Causality assessment and pattern of adverse drug reactions in a tertiary care hospital

Dinesh K. Badyal, Bimal Kanish, Gaurav Gulrez


Background: Adverse drug reactions (ADRs) have become frequent cause for hospitalization and are coming up as an economic burden on health systems. Identification of ADRs and their reporting pattern can provide useful information for their management. Hence, this study was planned to evaluate causality and pattern of ADRs in a tertiary care hospital.

Methods: The present study was undertaken in a tertiary care teaching hospital. A total of 200 ADRs reports collected in the ADR monitoring centre were analysed. The WHO definition of an ADR was adopted as well as WHO scale for causality assessment was used. Evaluation of the data was done for various parameters which included drug groups causing ADRs, body systems affected in ADRs, reporters and seriousness of reactions.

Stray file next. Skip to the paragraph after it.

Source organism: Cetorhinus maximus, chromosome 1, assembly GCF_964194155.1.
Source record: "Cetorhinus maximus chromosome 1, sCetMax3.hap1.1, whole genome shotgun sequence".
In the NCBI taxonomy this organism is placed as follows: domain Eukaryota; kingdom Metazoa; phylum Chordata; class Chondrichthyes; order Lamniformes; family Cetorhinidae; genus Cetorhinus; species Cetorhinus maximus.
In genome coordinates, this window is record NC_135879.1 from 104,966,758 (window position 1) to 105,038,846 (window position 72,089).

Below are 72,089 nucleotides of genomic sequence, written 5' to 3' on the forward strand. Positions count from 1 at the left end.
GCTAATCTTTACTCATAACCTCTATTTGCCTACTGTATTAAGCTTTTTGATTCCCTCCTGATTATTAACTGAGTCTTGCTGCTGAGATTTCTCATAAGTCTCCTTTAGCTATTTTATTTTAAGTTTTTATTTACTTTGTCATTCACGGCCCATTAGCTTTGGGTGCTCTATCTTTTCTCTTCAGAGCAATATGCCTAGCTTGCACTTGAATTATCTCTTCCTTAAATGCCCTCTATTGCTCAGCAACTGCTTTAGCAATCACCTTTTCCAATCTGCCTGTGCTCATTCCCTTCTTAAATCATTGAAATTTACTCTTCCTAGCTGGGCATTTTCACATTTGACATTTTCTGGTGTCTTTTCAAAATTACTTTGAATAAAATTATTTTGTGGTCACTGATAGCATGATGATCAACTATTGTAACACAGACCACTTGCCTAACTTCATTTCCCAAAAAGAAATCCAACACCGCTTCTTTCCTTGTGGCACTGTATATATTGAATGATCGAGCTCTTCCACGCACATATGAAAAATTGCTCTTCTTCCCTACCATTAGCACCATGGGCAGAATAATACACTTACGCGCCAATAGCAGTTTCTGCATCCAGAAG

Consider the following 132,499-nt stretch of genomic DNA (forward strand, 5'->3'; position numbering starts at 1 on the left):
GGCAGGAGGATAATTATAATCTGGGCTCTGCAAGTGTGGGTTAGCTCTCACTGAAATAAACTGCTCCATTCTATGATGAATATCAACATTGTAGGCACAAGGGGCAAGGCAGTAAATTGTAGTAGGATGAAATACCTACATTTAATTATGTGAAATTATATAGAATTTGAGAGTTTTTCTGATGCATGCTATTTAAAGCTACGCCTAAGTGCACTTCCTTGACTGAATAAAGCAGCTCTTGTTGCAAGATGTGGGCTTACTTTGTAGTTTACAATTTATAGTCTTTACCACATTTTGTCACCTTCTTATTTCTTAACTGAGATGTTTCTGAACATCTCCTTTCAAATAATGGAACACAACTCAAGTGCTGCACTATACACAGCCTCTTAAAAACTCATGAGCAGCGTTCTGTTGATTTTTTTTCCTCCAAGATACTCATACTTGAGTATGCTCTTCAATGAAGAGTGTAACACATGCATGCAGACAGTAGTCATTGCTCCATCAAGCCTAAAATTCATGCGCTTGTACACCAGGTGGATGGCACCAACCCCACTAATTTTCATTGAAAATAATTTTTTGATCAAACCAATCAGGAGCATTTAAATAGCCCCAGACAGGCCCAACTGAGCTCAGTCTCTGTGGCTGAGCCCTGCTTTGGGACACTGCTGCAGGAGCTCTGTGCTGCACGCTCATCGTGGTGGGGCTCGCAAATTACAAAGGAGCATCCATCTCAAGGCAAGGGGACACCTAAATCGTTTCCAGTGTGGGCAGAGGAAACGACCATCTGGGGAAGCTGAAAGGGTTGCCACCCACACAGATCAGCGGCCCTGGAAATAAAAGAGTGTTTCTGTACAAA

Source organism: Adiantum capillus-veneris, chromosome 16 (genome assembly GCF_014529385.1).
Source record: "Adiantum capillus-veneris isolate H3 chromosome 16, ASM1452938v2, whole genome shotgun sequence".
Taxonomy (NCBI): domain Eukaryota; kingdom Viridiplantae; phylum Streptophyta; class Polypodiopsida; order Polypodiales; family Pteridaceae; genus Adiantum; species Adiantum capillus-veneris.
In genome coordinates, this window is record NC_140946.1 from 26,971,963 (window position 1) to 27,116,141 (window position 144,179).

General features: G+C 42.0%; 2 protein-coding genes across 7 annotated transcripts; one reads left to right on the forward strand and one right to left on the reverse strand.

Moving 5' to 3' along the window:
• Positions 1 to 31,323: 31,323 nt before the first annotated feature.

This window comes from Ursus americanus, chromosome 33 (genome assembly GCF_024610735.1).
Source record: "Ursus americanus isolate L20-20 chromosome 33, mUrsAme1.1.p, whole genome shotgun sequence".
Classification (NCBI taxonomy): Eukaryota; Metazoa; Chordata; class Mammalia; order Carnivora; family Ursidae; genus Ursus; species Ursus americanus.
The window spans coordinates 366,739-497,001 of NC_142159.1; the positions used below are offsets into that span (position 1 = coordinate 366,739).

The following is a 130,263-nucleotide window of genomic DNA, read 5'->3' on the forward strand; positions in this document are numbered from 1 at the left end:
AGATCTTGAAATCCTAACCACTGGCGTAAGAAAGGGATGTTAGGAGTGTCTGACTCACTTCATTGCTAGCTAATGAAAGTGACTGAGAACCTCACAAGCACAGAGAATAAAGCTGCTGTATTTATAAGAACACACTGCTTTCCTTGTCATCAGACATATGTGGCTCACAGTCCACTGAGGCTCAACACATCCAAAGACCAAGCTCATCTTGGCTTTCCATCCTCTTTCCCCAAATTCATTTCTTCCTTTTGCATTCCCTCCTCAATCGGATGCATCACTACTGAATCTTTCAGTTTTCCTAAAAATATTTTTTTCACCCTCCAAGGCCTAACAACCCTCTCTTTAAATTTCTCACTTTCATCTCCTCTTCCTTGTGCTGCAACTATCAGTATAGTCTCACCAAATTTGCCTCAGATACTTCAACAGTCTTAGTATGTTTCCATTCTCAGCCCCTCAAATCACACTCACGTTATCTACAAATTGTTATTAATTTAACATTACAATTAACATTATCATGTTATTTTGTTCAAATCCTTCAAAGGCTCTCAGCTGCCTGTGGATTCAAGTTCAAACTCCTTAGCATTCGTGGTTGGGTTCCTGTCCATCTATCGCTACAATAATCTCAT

Results: Overall occurrence of ADRs was slightly more in males (58%). Skin (72%) was the most commonly affected organ system. Antimicrobials (47%) were the drug group most commonly involved in ADRs. The causative drug was withdrawn for the management of the ADR in the majority (86%) of the patients. Upon causality assessment, majority of the ADRs were rated as probable (83.5%). Almost all of the reports were contributed by clinicians (99%).

Conclusions: The causality assessment and pattern of ADRs reported in our hospital is comparable with the results of studies conducted in hospital set up elsewhere, although there are few differences. The study results revealed opportunities for interventions in ADR management especially for the preventable ADRs to ensure safer drug use.


ADR monitoring, Causality assessment, India, Tertiary hospital

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